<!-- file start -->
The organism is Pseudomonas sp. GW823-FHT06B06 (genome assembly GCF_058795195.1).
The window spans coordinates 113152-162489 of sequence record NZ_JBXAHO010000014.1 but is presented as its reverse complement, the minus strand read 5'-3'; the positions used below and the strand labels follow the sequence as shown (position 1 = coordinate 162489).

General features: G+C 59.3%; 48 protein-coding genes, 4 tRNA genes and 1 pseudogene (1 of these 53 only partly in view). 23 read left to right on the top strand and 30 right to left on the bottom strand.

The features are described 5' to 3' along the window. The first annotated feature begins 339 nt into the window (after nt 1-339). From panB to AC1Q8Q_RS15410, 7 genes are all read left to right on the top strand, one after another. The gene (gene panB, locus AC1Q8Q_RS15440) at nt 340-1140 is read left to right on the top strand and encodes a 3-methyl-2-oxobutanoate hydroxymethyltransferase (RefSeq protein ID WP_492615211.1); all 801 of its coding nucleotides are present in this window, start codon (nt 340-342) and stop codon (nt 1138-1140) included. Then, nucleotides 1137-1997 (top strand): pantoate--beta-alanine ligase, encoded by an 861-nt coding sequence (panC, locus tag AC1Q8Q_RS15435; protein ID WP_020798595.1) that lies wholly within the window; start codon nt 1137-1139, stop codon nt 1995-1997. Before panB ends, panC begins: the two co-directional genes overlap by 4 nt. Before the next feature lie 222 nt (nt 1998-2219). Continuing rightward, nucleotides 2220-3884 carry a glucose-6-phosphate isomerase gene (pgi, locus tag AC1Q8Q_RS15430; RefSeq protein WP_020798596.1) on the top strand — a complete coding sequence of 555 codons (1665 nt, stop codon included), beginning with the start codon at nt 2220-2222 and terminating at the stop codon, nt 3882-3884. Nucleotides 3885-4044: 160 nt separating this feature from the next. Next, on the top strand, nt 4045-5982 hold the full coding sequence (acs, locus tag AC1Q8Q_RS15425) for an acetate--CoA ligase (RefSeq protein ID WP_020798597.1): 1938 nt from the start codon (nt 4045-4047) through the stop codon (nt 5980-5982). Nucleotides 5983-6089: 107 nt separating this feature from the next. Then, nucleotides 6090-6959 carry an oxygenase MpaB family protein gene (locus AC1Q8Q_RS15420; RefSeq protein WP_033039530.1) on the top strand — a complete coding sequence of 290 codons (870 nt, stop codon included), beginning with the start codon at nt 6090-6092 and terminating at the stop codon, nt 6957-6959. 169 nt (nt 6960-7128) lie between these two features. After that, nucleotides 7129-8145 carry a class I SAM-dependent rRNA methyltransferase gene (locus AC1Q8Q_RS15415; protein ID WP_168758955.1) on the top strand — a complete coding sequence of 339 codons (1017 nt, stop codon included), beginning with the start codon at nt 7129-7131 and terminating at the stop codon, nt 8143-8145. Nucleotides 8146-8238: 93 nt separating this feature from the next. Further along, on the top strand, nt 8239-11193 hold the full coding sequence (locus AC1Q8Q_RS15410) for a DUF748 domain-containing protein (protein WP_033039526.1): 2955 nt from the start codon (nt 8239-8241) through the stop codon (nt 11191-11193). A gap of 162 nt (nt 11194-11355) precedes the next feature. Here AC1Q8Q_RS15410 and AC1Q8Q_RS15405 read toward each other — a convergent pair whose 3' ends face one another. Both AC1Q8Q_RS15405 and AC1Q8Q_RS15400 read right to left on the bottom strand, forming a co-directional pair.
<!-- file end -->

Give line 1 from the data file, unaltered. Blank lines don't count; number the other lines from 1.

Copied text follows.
The organism is Pseudomonas sp. GW823-FHT06B06 (genome assembly GCF_058795195.1).